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Gary Becker Says "Economics Trumps Culture"



At the Chicago American Economic Association (AEA) meetings, I attended an 8 AM session on Sun., Jan. 8, 2012 in honor of the 30 anniversary of Gary Becker's Treatise on the Family. At the end of the session, Becker discussed five issues related to the book.

One of these was the question of whether the features of the family are best understood on the basis of economic issues or cultural issues. He mentioned two examples: the Irish family and the Asian family. In the past it had been claimed that the Irish family would have enduring features due to religion and culture, features such as many children and women who stayed at home. Today, Becker noted, the Irish family looks much like other European families. He then paraphrased Singapore's former ruler Lee Kuan Yew as having claimed in the past that the Asian family is superior to the Western family in its cohesiveness and loyalty. Today, Becker noted, Asian families look much more like Western families. Becker concluded that in the short run cultural factors may dominate, but that in the long run economic factors dominate. He said "Economics trumps culture."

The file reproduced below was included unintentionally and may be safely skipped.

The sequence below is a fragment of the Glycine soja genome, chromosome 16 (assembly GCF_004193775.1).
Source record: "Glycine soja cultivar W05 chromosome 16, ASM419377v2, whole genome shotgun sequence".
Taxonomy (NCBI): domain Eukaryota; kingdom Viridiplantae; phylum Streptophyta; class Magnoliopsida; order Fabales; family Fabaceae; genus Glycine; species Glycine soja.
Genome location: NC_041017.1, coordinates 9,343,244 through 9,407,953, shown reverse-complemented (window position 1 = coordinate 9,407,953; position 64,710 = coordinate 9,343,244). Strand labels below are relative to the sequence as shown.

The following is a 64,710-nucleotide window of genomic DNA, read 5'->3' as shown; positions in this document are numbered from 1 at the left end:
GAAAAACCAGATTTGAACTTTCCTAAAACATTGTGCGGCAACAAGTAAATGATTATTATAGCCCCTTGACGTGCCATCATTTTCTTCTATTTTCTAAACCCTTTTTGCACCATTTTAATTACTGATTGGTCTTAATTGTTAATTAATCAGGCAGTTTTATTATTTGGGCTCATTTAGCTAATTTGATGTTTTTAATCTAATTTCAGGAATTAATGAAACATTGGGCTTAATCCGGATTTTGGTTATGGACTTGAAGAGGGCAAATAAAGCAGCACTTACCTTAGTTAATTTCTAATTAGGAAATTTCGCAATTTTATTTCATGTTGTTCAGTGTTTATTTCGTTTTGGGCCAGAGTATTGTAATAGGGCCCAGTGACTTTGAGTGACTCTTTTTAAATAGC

Becker's discussion has broader relevance. One of the issues that I am grappling with in my research and teaching is the extent to which success at entrepreneurial innovation depends on cultural differences and the extent to which it depends on differences in constraints and policies.

If policies matter more, then it is easier to see a clear path toward progress, than if murkier cultural issues matter more.





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